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Finally, male water fleas exposed

Male water fleas that scientists have never seen have made their debut in a University at Buffalo laboratory, providing biologists with their first glimpse of these elusive organisms.

The UB research, published last month in Proceedings of the Royal Society: Biological Sciences, opens a new window on the biological diversity of several species of water fleas, including those in the genus Daphnia and the genus Bosmina, that play major roles in freshwater food webs.

It also demonstrates that pesticides that mimic the hormone used in the UB experiments may have much broader effects than initially believed, and could damage populations of fish and other organisms higher up in the food chain.

"Most freshwater fish eat water fleas at some point in their lives," said Derek J. Taylor, Ph.D., associate professor of biological sciences in UB's College of Arts and Sciences and co-author on the paper. "They are an important food source for fish."

Water fleas are nearly microscopic organisms with transparent bodies. Found in lakes, ponds and other bodies of fresh water, they are crustaceans like lobsters and not insects, as their name suggests.

"People use water fleas as aquatic 'coal-mine canaries,'" said Taylor. "They are good indicators of environmental change."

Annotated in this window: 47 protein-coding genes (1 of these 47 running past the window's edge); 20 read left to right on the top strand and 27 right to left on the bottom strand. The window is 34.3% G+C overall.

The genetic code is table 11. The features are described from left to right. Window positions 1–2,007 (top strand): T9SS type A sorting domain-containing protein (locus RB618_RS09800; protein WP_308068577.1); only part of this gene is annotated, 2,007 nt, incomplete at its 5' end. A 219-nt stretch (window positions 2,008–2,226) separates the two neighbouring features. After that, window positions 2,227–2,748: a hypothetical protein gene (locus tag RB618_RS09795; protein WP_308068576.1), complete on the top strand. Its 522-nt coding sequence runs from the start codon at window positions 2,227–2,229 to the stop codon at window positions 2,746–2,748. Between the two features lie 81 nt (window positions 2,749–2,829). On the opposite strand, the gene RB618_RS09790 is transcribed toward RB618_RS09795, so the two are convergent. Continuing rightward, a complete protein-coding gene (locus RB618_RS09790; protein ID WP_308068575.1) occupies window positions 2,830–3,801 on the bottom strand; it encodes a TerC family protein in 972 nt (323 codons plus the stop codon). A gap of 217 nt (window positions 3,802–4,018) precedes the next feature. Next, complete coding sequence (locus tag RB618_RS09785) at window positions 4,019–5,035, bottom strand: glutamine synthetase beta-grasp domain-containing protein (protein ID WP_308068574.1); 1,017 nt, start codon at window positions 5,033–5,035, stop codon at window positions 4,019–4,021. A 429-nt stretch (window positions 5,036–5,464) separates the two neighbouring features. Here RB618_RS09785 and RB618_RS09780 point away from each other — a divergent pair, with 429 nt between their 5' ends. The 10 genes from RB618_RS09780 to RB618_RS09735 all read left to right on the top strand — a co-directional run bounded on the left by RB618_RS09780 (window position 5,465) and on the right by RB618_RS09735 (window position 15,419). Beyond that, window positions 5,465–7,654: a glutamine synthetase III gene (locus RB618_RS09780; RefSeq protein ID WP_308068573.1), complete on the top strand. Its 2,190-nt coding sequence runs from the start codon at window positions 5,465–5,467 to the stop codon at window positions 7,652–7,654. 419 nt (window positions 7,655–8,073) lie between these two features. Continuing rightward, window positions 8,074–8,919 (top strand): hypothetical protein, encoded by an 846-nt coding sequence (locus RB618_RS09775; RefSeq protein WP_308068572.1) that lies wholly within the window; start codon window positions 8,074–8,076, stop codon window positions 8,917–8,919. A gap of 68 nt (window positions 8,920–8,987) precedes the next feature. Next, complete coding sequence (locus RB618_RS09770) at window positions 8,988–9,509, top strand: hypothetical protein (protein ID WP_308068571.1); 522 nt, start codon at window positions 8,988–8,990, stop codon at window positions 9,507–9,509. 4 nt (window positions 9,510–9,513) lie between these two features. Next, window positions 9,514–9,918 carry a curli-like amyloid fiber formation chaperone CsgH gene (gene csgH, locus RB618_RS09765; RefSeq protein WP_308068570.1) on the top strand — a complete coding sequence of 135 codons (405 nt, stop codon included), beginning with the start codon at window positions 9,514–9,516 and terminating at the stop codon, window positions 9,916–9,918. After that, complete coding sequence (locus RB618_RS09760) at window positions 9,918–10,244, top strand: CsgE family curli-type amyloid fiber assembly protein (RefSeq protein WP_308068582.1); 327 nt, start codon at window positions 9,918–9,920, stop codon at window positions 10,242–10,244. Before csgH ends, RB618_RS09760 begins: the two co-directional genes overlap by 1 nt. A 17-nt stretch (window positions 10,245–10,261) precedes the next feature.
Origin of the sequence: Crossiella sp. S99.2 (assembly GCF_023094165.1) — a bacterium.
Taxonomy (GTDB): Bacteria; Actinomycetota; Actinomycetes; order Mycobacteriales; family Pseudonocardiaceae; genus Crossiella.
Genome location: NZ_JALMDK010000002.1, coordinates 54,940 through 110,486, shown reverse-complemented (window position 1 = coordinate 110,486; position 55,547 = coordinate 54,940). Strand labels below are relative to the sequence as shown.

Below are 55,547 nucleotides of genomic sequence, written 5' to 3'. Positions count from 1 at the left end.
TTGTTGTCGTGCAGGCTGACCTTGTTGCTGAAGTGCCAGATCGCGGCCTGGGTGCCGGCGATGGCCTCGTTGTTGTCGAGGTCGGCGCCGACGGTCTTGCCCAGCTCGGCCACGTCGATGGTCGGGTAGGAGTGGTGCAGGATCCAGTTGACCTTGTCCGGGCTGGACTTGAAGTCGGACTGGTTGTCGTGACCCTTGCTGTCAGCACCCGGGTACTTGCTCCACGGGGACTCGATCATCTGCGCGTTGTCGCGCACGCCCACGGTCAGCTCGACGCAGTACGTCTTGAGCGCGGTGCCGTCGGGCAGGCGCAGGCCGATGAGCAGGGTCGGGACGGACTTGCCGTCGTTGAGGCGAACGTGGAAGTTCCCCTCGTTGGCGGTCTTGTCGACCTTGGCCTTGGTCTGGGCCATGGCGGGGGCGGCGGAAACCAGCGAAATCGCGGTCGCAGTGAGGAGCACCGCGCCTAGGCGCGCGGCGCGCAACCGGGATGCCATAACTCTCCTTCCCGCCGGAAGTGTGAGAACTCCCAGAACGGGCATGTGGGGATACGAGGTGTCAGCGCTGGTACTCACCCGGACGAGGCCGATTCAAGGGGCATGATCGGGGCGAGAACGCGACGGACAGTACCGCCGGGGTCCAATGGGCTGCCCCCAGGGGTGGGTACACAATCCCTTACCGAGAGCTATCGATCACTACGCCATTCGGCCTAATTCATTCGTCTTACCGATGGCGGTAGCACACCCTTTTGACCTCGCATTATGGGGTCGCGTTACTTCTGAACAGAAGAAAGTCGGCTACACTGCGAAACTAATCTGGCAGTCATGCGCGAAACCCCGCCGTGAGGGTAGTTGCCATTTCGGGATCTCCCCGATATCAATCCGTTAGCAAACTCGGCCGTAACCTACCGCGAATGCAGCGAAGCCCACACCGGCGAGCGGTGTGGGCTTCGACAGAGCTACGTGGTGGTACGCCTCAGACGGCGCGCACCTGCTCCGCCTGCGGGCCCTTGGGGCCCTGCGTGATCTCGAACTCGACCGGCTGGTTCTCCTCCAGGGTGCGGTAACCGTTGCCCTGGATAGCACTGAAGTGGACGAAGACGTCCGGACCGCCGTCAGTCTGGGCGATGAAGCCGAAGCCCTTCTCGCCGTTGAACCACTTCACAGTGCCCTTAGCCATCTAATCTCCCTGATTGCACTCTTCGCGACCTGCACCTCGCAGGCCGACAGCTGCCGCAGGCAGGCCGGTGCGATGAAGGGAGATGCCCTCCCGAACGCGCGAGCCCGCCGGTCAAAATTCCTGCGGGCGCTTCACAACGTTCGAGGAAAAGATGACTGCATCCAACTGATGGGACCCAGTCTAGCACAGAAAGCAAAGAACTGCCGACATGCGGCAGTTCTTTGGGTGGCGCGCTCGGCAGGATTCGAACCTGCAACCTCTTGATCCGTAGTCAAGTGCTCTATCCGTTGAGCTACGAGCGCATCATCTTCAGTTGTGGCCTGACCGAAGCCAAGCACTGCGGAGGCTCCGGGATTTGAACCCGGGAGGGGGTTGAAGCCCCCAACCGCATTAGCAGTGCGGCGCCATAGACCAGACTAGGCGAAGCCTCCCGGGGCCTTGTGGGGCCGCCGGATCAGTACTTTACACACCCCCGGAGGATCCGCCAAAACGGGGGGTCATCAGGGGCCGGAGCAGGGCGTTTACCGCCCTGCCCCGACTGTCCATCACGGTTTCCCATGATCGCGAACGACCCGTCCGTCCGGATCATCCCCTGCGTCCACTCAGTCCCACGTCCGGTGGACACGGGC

In stable environments, female water fleas generally reproduce asexually, essentially cloning themselves and resulting in populations of females that are practically impossible to tell apart.

Water flea populations grow much faster when they reproduce asexually than when they do so sexually, Taylor explained.

He added that the practice of rarely producing males has likely been conserved for 100 million years or more in a large group of freshwater crustaceans.

In the UB experiments, four distantly related species of water fleas were exposed to methyl farnesoate (MF), a crustacean juvenile hormone that is known to determine sex in some specie
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Contact: Ellen Goldbaum
goldbaum@buffalo.edu
716-645-5000 x1415
University at Buffalo
6-Dec-2005


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